Second, it gives the impression that salvation is earned by saying that Christians can merit Heaven. This tends to be misleading even when all the traditional RC qualifications of the word “merit” are taken into account. Briefly, these qualifications are: That there is no strict right in equity for humans to any reward based on their good deeds, since these deeds are imperfect, finite, and assume a prior unmerited forgiveness of sins. That what reward is owed human beings is owed because of gratuitous divine promise rather than natural equity. That the only element of human action truly worthy of such reward (and thus able to be attributed with “condign merit”) is the inspiration by the Holy Spirit that caused the action. (These traditional qualifications may be found in Aquinas and other authoritative sources, such as the Catechism of the Catholic Church.) So, when the RCC says a Christian merits heaven, they mean no more than what St Paul means in Galatians 6:7-10 and 2 Timothy 4:7-8. That is, good works done in the power of the Holy Spirit lead to eternal life because God is faithful to his gracious promise. That promise includes both an acquittal from the Divine Judge for Christ's true disciples, and a reward for them also based on their works. (Apart from the misleading nature of the word merit in this context, we also find that there is another problem related to the first part of the promise being ignored in the key part of the Tridentine decrees, as discussed next.)

Third, in the same section dealing with the reward of eternal life (Chapter XVI, Sixth Session) there is no direct mention of our reliance on Christ's blood covering our sins for entry into Heaven. Yes, there is mention on the reliance on Christ to do the good works, and there is a general mention of eternal life being “a grace mercifully promised”, but nothing about the fact that bad deeds, that is, sins, have to be remitted and not imputed as a fundamental condition of entry into Life, before good deeds performed by living faith are even considered. Now, a RC might note that the fact that entry into heaven depends on forgiveness is treated as “assumed knowledge” by this Chapter, having been discussed in Chapters VII, VIII and XI. But it is hard to deny that a complete omission of it when it comes to the specific teaching about entering eternal life gives a dangerous impression. That impression is that we really can simply earn heaven, and, worse still, that we cannot enter it unless we do. This does undermine the Gospel. And there is plenty of evidence that the sola gratia core of the Gospel is also often missed in popular RC teaching as well, as recorded by not only the Reformers within and outside of the RCC in the Sixteenth Century, but by RCs even today, as I have quoted before.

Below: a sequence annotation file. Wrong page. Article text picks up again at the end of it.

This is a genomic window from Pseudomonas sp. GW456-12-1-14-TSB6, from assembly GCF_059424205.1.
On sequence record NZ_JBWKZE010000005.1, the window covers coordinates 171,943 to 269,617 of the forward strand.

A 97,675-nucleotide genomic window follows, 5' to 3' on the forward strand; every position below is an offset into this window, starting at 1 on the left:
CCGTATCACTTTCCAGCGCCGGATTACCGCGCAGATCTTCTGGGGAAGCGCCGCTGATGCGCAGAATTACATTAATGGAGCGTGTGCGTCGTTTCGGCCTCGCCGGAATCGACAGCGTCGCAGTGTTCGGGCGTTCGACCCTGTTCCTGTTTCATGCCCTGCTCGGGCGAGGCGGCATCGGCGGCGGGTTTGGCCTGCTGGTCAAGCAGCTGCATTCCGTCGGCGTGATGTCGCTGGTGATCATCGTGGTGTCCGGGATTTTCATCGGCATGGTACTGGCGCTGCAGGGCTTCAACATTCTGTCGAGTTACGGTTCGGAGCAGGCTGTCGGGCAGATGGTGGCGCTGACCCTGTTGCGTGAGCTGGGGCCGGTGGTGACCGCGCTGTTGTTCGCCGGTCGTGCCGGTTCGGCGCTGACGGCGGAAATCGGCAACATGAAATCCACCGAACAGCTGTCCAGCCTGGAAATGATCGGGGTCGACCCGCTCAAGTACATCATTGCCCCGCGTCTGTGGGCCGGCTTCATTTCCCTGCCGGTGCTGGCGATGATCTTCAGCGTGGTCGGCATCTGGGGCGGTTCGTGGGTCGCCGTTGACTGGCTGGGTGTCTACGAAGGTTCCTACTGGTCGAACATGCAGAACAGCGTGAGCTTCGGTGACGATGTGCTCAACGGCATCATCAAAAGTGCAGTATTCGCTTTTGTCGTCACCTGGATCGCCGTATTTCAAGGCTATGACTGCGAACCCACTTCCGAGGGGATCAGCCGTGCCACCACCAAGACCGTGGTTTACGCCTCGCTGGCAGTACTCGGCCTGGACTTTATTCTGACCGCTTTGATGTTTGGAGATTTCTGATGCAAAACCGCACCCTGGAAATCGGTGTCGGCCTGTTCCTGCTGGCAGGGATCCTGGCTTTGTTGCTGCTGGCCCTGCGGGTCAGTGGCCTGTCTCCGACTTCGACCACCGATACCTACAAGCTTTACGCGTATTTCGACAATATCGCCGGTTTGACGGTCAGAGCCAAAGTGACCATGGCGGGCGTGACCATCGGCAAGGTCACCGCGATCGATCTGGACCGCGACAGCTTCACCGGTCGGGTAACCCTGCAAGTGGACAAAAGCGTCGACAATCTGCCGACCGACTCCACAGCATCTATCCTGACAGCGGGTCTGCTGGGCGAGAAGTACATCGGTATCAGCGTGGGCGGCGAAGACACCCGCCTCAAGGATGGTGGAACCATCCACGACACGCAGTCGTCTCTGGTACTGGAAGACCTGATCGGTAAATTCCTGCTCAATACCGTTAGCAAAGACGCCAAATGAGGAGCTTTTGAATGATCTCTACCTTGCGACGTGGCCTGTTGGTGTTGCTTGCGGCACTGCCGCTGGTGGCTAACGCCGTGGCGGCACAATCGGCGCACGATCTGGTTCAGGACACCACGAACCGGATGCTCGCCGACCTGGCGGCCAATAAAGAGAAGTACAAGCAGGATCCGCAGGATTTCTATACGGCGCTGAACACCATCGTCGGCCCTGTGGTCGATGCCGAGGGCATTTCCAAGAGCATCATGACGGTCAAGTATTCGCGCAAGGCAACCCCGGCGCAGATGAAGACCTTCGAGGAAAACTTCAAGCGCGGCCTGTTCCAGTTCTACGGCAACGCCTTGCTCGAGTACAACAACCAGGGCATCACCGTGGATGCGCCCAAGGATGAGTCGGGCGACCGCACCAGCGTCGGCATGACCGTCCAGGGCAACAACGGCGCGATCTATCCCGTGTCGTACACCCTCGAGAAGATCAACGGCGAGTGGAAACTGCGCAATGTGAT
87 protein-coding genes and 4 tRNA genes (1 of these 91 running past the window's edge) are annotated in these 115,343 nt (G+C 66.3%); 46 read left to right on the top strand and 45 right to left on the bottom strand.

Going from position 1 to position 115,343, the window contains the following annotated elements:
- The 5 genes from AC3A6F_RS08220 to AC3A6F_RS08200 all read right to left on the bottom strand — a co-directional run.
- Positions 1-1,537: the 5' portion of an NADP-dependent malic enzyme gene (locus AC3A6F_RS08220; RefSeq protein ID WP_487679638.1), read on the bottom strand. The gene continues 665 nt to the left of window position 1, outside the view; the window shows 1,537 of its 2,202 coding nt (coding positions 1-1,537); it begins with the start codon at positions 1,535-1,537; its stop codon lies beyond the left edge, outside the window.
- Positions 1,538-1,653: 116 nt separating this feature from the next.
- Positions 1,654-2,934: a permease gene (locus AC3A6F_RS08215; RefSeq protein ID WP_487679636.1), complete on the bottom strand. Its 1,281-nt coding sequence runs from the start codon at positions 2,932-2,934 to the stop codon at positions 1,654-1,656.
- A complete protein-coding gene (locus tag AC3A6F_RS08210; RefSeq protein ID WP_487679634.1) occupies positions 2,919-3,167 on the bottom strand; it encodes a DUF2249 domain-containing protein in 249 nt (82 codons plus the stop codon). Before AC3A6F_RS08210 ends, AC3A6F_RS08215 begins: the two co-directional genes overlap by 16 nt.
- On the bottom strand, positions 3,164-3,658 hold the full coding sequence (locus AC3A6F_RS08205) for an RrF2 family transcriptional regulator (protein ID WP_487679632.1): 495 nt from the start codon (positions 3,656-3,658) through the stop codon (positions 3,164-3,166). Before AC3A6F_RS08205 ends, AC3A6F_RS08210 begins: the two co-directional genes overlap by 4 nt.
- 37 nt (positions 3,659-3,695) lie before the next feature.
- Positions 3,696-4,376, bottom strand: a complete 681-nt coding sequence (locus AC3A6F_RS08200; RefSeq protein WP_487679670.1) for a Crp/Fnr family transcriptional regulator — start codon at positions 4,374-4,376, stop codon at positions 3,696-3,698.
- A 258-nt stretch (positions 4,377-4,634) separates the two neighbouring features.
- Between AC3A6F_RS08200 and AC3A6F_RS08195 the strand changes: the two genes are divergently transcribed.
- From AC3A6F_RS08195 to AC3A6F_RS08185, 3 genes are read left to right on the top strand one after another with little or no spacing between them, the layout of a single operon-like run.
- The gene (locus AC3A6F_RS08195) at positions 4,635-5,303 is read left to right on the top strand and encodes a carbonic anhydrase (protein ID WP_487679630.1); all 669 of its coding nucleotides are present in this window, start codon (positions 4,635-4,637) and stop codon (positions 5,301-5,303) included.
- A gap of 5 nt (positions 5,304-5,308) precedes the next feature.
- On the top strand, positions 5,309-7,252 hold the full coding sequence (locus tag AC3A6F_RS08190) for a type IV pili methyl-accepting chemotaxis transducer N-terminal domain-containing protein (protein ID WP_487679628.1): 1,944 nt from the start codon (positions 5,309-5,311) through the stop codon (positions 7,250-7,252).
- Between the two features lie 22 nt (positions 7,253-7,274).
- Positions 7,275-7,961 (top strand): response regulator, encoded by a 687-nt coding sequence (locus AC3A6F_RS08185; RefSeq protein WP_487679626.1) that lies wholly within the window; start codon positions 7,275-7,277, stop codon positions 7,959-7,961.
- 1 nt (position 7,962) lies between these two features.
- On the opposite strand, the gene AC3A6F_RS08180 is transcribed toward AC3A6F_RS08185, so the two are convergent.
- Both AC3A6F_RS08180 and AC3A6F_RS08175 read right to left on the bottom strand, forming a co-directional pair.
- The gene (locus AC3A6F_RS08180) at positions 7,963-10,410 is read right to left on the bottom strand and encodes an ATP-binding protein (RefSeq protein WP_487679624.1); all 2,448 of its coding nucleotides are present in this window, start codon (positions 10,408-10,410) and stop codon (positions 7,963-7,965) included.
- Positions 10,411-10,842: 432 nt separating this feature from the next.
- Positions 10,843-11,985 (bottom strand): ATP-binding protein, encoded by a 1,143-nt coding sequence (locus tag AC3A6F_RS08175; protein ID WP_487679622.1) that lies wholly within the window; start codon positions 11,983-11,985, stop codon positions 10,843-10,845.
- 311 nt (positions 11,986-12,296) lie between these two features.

One way for the RCC to deal with these deficiencies would be to release a doctrinal clarification that brought together the necessary qualifications, which are already found anyway in various parts of their theological tradition, into one soteriological decree. This would include strong affirmation of the imputational and relational aspects of justification, the analogical and limited use of the word merit, and the necessary and perpetual dependence of final salvation on imputational justification. It would also note that when considering “justification” as the process of justifying in the act of forgiveness, rather than as the result of justifying, it is legitimate to speak of Christ's righteousness covering our sins as a “formal cause” in some sense. It would be beneficial if such a clarification admitted the fact that “justification” is used at times in Scripture with a basically imputational emphasis, as authoritative modern RC exegetes admit. Finally, an official enunciation of the common RC theological opinion that Christians can and should acquire “moral certainty” regarding their salvation (even though they cannot have absolute certainty without private revelation) would counterbalance the solely negative statement at Trent, and would, along with the features above, increase the benefits of healthy Christian “assurance” and peace for its flock.


Armstrong, D. (2010) “Do Catholics Believe in Imputed Justification, External Righteousness, and Justification by Faith Alone? Yes (!), With Proper Biblical Qualifications”, Web Address:

Foord, M. (2000) “Richard Hooker's Doctrine of Justification” Churchman 114(4). Web Address:

Kirby, T., ed. (2008) A Companion to Hooker, Leiden: Brill. Web Address:

As well as the Council of Trent and Aquinas' Summa Theologica, of course.